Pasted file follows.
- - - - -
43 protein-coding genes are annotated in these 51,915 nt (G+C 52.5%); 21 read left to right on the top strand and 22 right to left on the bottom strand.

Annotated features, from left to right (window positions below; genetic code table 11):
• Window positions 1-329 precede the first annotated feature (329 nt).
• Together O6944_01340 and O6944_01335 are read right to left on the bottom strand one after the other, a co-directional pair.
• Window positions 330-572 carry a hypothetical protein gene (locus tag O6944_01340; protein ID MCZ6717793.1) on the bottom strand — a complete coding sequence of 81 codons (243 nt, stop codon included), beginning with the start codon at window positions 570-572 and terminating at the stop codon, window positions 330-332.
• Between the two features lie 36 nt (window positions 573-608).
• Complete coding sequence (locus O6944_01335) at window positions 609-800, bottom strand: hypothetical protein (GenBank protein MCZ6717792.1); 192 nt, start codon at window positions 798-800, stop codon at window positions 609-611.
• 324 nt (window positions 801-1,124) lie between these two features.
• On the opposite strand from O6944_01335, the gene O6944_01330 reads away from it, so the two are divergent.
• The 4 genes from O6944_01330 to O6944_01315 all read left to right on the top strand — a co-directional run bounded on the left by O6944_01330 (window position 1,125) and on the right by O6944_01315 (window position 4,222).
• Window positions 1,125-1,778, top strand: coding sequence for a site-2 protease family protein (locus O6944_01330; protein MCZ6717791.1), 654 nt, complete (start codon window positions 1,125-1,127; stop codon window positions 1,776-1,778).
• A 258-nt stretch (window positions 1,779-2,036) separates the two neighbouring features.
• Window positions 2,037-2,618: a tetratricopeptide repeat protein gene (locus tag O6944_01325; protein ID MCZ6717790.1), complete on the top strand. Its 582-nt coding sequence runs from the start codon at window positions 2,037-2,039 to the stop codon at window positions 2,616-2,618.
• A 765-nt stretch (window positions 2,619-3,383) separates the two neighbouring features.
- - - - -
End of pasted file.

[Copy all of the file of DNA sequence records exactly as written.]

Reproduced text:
43 protein-coding genes are annotated in these 51,915 nt (G+C 52.5%); 21 read left to right on the top strand and 22 right to left on the bottom strand.

Annotated features, from left to right (window positions below; genetic code table 11):
• Window positions 1-329 precede the first annotated feature (329 nt).
• Together O6944_01340 and O6944_01335 are read right to left on the bottom strand one after the other, a co-directional pair.
• Window positions 330-572 carry a hypothetical protein gene (locus tag O6944_01340; protein ID MCZ6717793.1) on the bottom strand — a complete coding sequence of 81 codons (243 nt, stop codon included), beginning with the start codon at window positions 570-572 and terminating at the stop codon, window positions 330-332.
• Between the two features lie 36 nt (window positions 573-608).
• Complete coding sequence (locus O6944_01335) at window positions 609-800, bottom strand: hypothetical protein (GenBank protein MCZ6717792.1); 192 nt, start codon at window positions 798-800, stop codon at window positions 609-611.
• 324 nt (window positions 801-1,124) lie between these two features.
• On the opposite strand from O6944_01335, the gene O6944_01330 reads away from it, so the two are divergent.
• The 4 genes from O6944_01330 to O6944_01315 all read left to right on the top strand — a co-directional run bounded on the left by O6944_01330 (window position 1,125) and on the right by O6944_01315 (window position 4,222).
• Window positions 1,125-1,778, top strand: coding sequence for a site-2 protease family protein (locus O6944_01330; protein MCZ6717791.1), 654 nt, complete (start codon window positions 1,125-1,127; stop codon window positions 1,776-1,778).
• A 258-nt stretch (window positions 1,779-2,036) separates the two neighbouring features.
• Window positions 2,037-2,618: a tetratricopeptide repeat protein gene (locus tag O6944_01325; protein ID MCZ6717790.1), complete on the top strand. Its 582-nt coding sequence runs from the start codon at window positions 2,037-2,039 to the stop codon at window positions 2,616-2,618.
• A 765-nt stretch (window positions 2,619-3,383) separates the two neighbouring features.